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Black Women Endure Legacy of Racism in Homeownership and Making Costly Repairs

Yolanda, 61, owns a home in the predominantly Black 7th Ward neighborhood in New Orleans.

To fix her leaking roof in 2020, she had to borrow money.

“It’s one of them credit card loans,” she said. “Like interest of 30% and all that, you know. I was kind of backed up against the wall, so I just went on and made the loan, a high-interest loan.”

As a sociologist who has spent the past 10 years studying housing conditions in the U.S., I led a research team that conducted interviews with homeowners who are struggling with basic maintenance such as rotting wood siding and floors, mold, crumbling brickwork, outdated plumbing and leaking ceilings. Our first paper from this project is currently under peer review.

Like Yolanda, our interviewees—whom we gave pseudonyms to protect their privacy—were almost all Black women over the age of 60 who lived in old buildings in neighborhoods that have borne the brunt of discrimination—such as redlining and inequitable land use decisions—and disinvestment.

Once a lively district of Black businesses and homes, the 7th Ward has become an area of high poverty since the I-10 expressway was built during the 1960s directly through its heart.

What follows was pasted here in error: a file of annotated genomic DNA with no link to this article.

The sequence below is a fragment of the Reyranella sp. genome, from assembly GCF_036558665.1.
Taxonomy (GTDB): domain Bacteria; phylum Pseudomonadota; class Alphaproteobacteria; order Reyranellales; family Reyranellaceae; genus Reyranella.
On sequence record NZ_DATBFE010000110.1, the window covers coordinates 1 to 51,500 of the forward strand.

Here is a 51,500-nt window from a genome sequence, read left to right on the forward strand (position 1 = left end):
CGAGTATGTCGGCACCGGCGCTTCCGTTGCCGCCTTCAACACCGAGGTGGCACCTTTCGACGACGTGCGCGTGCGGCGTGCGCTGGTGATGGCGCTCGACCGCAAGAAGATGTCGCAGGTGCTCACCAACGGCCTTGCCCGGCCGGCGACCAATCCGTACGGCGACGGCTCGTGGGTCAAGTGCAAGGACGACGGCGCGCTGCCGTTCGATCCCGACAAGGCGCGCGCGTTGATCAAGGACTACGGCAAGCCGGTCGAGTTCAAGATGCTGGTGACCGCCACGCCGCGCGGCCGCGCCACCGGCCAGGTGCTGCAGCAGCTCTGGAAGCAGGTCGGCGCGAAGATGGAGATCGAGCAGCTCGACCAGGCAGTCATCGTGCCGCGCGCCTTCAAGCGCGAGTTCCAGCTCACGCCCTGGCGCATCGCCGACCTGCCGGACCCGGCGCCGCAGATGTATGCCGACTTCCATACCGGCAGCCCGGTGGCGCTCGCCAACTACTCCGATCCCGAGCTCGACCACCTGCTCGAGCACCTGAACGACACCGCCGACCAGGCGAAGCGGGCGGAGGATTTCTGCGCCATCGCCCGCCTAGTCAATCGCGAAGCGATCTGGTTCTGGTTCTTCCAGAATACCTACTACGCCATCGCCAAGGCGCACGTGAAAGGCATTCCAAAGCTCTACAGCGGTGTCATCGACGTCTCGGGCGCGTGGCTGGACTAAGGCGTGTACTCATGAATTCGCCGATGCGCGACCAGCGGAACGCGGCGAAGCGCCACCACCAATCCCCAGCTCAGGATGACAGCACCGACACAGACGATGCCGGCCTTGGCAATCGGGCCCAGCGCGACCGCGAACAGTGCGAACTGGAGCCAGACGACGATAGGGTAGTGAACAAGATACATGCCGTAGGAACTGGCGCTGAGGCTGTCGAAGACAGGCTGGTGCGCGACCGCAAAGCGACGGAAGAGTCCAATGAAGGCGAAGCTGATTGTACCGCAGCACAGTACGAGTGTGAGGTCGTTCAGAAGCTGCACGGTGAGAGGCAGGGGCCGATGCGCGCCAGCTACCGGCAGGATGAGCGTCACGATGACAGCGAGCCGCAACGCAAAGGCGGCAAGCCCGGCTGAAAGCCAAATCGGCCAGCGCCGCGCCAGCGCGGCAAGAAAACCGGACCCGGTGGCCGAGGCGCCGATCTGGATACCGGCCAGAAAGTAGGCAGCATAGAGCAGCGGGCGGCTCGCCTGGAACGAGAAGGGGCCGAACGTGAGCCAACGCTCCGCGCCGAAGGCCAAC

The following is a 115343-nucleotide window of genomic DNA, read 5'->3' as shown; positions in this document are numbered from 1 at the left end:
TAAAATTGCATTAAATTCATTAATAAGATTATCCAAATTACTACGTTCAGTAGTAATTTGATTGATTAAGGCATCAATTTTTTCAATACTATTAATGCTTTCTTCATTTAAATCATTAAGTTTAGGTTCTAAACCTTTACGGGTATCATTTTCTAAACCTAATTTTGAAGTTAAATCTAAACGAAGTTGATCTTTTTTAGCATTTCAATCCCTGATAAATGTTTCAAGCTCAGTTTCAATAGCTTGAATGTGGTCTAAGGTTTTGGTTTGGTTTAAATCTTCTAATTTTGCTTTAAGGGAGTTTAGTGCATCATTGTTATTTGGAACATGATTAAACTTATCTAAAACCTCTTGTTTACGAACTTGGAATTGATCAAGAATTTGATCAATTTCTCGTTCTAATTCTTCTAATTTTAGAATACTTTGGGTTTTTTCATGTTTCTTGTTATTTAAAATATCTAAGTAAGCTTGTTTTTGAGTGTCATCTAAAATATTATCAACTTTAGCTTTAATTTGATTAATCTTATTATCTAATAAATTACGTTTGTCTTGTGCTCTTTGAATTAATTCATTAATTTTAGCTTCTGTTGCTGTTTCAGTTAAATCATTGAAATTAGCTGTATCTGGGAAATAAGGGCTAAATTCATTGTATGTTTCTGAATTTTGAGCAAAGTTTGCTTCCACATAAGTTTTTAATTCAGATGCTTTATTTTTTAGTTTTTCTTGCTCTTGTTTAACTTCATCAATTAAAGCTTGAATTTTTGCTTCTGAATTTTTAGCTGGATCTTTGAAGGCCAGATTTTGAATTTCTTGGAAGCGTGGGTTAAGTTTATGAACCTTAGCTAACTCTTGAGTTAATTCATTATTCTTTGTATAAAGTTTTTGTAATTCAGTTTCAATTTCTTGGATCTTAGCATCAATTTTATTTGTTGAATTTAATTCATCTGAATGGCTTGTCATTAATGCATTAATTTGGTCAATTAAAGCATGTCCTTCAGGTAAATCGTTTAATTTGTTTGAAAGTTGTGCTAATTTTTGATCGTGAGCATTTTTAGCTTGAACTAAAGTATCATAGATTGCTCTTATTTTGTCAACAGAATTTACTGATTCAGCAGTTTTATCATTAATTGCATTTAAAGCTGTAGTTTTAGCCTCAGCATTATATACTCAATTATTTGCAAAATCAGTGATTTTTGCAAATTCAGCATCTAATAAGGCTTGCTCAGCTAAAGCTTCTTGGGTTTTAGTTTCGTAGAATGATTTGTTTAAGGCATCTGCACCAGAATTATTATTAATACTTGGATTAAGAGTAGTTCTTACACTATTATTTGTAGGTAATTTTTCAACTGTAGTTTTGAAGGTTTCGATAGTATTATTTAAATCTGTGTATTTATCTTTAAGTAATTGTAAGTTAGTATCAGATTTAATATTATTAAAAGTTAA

Yolanda had already been living there for a decade before the highway was built.

Though brightly painted, Yolanda’s home is separated from I-10 only by an empty lot, and the constant noise and higher rates of pollution make it hard to imagine Yolanda would be able to sell her home for a profit or use its declining value as equity.

Did Yolanda take out a high-interest loan for nothing?

Was she throwing good money after bad?

These are not easy questions to answer.

Like other Black female homeowners whom we interviewed, Yolanda had to choose between debt and disrepair.

As she explained, she was “backed up against a wall.”

The Racist and Sexist History of Disrepair

According to a 2022 analysis of federal census data by Harvard’s Joint Center for Housing Studies, nearly a third of homeowners who earn less than US$32,000—about 4.8 million people—spent nothing on maintenance or improvements.

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